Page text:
Outdated Victorian-era laws surrounding wills need an overhaul, the Law Commission says today in a wide-ranging consultation aimed at bringing the law into step with the modern world. Among its proposals are that the lord chancellor should have the power to make provisions for electronic wills, once technical obstacles are overcome. 

In a consultation document published today the commission said current laws are failing to protect the vulnerable. For example the law relies on a Victorian mental capacity test involving ’delusions’ of the mind, not reflecting an understanding of conditions such as dementia where mental capacity can be changeable.

According to the commission, this differs from the position in the Mental Capacity Act 2005 – the modern test for capacity. The consultation document proposes that the test for mental capacity set out in the 2005 act should be adopted for testators and that the specific elements of capacity necessary to make a will should be outlined in legislation. 

It is estimated that around 40% of adults dying each year have not made out a will. But even for those who do have a will, the commission said if formal rules are not followed – even when it is clear what someone’s intentions were – people’s dying wishes can sometimes not be acted on.

The consultation paper proposes giving courts the power to recognise a will in cases where formality rules have not been followed but where the will-maker has made their intentions clear.

Nick Hopkins, law commissioner, said: ‘Making a will and passing on your possessions after you’ve died should be straight-forward. But the law is unclear, outdated and could even be putting people off altogether. Even when it’s obvious what someone wanted, if they haven’t followed the strict rules, courts can’t act on it. And conditions which affect decision-making – like dementia – aren’t properly accounted for in the law.’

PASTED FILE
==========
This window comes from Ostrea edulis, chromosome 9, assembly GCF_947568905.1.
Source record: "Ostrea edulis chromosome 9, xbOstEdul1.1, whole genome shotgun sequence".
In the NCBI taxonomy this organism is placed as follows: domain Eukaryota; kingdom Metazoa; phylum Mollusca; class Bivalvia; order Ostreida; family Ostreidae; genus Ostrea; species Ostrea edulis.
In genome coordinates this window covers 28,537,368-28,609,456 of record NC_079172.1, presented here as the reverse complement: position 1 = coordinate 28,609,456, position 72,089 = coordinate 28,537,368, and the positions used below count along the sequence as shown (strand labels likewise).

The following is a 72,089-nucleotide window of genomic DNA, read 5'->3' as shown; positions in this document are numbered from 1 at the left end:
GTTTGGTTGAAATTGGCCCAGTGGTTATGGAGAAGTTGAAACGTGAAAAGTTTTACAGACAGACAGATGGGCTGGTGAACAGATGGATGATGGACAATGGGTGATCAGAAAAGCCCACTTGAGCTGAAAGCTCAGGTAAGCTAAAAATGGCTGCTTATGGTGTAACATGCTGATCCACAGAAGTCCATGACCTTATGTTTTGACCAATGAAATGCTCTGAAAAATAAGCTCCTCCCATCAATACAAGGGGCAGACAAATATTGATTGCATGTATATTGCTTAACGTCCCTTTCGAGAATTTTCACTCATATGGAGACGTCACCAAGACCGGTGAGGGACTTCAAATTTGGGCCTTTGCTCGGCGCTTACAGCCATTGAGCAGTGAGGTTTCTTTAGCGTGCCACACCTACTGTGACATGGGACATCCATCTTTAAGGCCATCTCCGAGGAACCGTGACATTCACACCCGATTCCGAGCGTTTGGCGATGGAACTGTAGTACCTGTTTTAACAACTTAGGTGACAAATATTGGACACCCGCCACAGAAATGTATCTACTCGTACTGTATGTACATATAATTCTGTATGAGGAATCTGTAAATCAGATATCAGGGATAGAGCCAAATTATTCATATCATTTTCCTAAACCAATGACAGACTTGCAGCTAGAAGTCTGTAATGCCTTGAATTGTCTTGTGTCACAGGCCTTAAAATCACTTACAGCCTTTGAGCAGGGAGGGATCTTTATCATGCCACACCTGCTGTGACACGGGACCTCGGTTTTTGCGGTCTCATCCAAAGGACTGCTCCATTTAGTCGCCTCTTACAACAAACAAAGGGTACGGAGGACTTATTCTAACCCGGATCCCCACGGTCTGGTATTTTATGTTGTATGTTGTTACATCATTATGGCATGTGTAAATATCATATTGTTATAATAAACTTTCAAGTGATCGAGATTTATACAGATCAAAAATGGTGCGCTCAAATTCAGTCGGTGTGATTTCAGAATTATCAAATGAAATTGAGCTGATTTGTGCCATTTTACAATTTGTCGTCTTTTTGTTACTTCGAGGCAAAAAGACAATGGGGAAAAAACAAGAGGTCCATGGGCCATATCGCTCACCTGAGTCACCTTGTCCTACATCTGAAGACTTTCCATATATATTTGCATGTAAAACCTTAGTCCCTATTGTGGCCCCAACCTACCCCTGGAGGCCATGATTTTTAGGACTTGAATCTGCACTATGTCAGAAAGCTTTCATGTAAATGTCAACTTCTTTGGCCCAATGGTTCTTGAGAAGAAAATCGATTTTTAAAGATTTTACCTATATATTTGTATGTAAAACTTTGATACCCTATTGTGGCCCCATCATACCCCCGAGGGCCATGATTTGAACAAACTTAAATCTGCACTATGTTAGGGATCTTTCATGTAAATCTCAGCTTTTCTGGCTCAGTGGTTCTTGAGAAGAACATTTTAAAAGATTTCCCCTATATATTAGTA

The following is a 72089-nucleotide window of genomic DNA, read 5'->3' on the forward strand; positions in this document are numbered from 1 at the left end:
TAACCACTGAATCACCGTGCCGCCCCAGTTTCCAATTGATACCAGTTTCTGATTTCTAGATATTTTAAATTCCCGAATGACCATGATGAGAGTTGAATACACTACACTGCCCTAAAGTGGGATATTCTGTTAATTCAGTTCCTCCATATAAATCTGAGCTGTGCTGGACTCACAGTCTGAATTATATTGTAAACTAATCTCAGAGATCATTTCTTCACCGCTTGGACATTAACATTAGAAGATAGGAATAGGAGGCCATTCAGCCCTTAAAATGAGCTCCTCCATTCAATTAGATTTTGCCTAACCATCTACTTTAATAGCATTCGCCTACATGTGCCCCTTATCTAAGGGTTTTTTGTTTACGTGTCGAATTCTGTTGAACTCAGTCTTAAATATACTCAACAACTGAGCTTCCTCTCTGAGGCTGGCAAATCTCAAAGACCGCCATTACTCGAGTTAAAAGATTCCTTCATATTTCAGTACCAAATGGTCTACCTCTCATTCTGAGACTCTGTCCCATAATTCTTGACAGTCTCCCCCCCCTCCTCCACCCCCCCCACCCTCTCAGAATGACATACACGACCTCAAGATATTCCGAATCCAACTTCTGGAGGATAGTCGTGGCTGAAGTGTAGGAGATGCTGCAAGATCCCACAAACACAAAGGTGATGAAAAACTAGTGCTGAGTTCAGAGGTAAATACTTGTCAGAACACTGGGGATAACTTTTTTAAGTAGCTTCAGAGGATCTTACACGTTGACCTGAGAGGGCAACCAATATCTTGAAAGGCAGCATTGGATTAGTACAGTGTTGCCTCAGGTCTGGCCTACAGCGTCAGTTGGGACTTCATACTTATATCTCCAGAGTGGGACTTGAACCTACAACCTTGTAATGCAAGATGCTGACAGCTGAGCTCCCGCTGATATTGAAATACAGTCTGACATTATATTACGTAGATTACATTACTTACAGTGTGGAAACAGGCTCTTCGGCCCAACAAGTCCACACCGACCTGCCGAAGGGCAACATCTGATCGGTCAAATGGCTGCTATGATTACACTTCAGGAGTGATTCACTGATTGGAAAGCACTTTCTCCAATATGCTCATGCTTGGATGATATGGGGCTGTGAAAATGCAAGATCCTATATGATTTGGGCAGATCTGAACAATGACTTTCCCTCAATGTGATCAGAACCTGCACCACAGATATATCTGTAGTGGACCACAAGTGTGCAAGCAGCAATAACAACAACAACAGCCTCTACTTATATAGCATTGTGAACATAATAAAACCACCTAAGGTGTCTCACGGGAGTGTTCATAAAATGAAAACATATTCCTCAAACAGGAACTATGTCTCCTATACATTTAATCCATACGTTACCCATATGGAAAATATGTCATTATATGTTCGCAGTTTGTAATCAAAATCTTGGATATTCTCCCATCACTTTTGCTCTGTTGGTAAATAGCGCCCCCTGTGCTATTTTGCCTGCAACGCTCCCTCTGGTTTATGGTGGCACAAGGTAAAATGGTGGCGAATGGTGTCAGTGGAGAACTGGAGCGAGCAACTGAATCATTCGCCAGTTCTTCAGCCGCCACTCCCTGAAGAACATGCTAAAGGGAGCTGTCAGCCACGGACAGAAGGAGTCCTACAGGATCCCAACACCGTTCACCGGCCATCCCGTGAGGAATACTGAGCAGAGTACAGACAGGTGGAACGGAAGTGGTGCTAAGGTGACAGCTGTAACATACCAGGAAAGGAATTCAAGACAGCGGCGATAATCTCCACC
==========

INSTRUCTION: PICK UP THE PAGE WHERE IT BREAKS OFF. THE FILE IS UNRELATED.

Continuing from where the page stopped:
The consultation document does not go into detail about any proposed changes that may impact the Supreme Court’s ruling earlier this year in Ilott v The Blue Cross and Ors – though a line in the footnotes acknowledges the judgment. However, the law commission does reference the importance of testamentary freedom, which the judgment confirmed.

According to the commission, the fact that a testator favours a charity over family and friends is not a ground to ’cast suspicion’ over a will. ‘Such decisions are the expression of testamentary freedom, not an indication that a vulnerable testator has been abused,’ the document states.

The commission is also proposing reforms including;

  • Ditching the term ‘testator’ in favour of ‘will-maker’;
  • Lowering the minimum age for making a will from 18 to 16;
  • Legalising electronic wills - subject to finding a secure way for the testator and witnesses to sign them digitally. 

The Law Society said the consultation was welcome but that some of the proposals raised 'challenging questions'.

President Joe Egan said: 'Some of the proposals, such as allowing the court more flexibility when there are harmless errors in a will but the deceased person’s wishes are clear, show immediate promise and are likely to get a positive response from solicitors. Others, such as enabling wills to be made electronically in the future, raise important but challenging questions, especially on how safe electronic wills would be from fraud or undue influence against vulnerable people.'

The consultation will run until 10 November 2017.